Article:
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Approval and Promulgation of Air Quality Implementation Plans; District of Columbia; VOC Emission Standards for Mobile Equipment Repair and Refinishing

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Information about this document as published in the Federal Register.

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AGENCY:

Environmental Protection Agency (EPA).

ACTION:

Direct final rule.

SUMMARY:

EPA is taking direct final action to approve a revision to the District of Columbia State Implementation Plan (SIP). The revision establishes regulations for the control of volatile organic compound (VOC) emissions from mobile equipment repair and refinishing operations in the District of Columbia (the District). EPA is approving this revision to the District of Columbia SIP in accordance with the requirements of the Clean Air Act (CAA or the Act).

DATES:

This rule is effective on February 22, 2005 without further notice, unless EPA receives adverse written comment by January 24, 2005. If EPA receives Start Printed Page 76856such comments, it will publish a timely withdrawal of the direct final rule in the Federal Register and inform the public that the rule will not take effect.

ADDRESSES:

Submit your comments, identified by Regional Material in EDocket (RME) ID Number R03-OAR-2004-DC-0008 by one of the following methods:

A. Federal eRulemaking Portal: http://www.regulations.gov. Federal Register Follow the on-line instructions for submitting comments.

B. Agency Web site: http://www.docket.epa.gov/​rmepub/​ RME, EPA's electronic public docket and comment system, is EPA's preferred method for receiving comments. Follow the on-line instructions for submitting comments.

C. E-mail: morris.makeba@epa.gov.

D. Mail: R03-OAR-2004-DC-0008, Makeba Morris, Chief, Air Quality Planning Branch, Mailcode 3AP21, U.S. Environmental Protection Agency, Region III, 1650 Arch Street, Philadelphia, Pennsylvania 19103.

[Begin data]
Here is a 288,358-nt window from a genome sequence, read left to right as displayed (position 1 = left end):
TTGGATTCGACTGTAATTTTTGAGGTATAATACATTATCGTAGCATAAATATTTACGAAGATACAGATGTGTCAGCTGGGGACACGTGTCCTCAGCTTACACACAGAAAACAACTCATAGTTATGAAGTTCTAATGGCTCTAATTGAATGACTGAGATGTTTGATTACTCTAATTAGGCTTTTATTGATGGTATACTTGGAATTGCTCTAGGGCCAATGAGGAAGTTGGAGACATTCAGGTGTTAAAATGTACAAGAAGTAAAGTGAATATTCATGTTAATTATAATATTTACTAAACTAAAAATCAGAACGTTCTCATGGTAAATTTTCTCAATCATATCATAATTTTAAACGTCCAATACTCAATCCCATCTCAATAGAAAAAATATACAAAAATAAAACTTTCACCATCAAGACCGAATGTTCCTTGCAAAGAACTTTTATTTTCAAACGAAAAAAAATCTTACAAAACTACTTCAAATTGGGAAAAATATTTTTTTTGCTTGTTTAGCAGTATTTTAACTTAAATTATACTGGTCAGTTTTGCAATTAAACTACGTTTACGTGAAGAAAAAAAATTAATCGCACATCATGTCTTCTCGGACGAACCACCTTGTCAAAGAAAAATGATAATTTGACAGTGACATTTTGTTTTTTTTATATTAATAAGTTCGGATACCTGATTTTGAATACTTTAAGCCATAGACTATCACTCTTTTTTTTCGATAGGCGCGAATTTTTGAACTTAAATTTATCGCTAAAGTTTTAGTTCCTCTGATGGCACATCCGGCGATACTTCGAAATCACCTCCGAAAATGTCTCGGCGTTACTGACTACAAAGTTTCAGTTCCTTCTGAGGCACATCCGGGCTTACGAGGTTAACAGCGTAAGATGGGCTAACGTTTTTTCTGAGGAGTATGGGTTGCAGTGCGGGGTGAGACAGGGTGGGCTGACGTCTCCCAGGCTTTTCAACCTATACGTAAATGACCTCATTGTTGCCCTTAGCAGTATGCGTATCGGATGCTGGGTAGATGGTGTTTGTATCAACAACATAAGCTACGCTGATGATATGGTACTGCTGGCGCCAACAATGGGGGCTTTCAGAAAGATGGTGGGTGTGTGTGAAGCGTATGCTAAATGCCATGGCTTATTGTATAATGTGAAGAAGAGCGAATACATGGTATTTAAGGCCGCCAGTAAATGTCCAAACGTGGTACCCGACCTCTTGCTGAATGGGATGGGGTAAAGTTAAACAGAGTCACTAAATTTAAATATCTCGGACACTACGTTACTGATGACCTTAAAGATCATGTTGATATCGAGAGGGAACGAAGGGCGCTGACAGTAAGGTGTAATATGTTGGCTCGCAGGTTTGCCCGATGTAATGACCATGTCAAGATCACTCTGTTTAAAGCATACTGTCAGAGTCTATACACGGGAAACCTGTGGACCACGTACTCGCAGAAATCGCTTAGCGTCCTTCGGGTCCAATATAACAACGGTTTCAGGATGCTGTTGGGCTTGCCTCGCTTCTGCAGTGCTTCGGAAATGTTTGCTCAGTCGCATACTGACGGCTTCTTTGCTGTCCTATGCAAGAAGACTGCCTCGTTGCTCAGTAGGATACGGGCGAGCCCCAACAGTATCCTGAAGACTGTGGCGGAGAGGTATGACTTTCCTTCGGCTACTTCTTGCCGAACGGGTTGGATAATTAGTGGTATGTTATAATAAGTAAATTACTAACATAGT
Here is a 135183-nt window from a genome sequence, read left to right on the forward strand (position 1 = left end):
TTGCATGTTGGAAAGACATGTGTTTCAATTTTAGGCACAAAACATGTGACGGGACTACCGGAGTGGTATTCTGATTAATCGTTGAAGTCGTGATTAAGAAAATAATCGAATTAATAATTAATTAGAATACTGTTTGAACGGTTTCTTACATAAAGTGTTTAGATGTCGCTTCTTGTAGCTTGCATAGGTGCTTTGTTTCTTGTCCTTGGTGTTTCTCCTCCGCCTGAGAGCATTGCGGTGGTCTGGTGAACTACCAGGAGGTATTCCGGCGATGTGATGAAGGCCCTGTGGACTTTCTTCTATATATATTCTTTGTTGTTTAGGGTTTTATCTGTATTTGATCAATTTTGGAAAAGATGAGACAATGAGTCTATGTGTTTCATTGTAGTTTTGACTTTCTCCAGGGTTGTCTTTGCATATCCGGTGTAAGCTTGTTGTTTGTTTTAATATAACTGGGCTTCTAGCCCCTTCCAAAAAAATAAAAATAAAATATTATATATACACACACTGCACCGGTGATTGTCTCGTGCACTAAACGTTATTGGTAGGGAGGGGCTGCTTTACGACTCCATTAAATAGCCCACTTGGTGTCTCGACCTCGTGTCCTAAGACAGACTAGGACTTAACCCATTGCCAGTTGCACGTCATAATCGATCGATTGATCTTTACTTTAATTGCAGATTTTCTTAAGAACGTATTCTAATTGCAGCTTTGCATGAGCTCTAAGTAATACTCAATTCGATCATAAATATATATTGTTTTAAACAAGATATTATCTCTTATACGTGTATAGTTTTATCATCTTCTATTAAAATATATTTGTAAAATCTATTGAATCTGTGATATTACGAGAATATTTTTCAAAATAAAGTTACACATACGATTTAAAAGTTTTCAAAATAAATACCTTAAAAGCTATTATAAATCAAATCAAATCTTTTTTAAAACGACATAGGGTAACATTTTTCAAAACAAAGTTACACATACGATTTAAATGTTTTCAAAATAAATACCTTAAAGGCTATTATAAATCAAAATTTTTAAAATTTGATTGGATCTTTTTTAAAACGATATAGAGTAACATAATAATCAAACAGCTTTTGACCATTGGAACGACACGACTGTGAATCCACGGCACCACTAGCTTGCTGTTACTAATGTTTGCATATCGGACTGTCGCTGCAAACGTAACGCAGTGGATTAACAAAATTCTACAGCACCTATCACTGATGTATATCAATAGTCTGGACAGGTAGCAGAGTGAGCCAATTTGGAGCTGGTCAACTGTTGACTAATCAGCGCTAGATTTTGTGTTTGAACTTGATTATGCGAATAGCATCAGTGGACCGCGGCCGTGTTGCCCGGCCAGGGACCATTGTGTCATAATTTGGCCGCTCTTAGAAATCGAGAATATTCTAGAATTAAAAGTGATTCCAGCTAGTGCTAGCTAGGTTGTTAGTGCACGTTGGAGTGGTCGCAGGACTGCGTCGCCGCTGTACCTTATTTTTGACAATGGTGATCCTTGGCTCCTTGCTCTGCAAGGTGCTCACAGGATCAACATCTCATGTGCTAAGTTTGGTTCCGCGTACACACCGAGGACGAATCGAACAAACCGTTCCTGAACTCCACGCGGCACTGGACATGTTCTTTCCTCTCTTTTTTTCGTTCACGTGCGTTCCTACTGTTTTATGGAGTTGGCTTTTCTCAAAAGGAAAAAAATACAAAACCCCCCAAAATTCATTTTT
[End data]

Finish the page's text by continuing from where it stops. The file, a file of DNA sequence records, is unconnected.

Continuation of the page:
E. Hand Delivery: At the previously-listed EPA Region III address. Such deliveries are only accepted during the Docket's normal hours of operation, and special arrangements should be made for deliveries of boxed information.

Instructions: Direct your comments to RME ID No. R03-OAR-2004-DC-0008. EPA's policy is that all comments received will be included in the public docket without change, and may be made available online at http://www.docket.epa.gov/​rmepub, including any personal information provided, unless the comment includes information claimed to be Confidential Business Information (CBI) or other information whose disclosure is restricted by statute. Do not submit information that you consider to be CBI or otherwise protected through RME, regulations.gov or e-mail. The EPA RME and the Federal regulations.gov Web sites are an “anonymous access” system, which means EPA will not know your identity or contact information unless you provide it in the body of your comment. If you send an e-mail comment directly to EPA without going through RME or regulations.gov, your e-mail address will be automatically captured and included as part of the comment that is placed in the public docket and made available on the Internet. If you submit an electronic comment, EPA recommends that you include your name and other contact information in the body of your comment and with any disk or CD-ROM you submit. If EPA cannot read your comment due to technical difficulties and cannot contact you for clarification, EPA may not be able to consider your comment. Electronic files should avoid the use of special characters, any form of encryption, and be free of any defects or viruses.

Docket: All documents in the electronic docket are listed in the RME index at http://www.docket.epa.gov/​rmepub. Although listed in the index, some information is not publicly available, i.e., CBI or other information whose disclosure is restricted by statute. Certain other material, such as copyrighted material, is not placed on the Internet and will be publicly available only in hard copy form. Publicly available docket materials are available either electronically in RME or in hard copy during normal business hours at the Air Protection Division, U.S. Environmental Protection Agency, Region III, 1650 Arch Street, Philadelphia, Pennsylvania 19103. Copies of the State submittal are available at the District of Columbia Department of Public Health, Air Quality Division, 51 N Street, NE., Washington, DC 20002.

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FOR FURTHER INFORMATION CONTACT:

Ellen Wentworth, (215) 814-2034, or by e-mail at wentworth.ellen@epa.gov.

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SUPPLEMENTARY INFORMATION: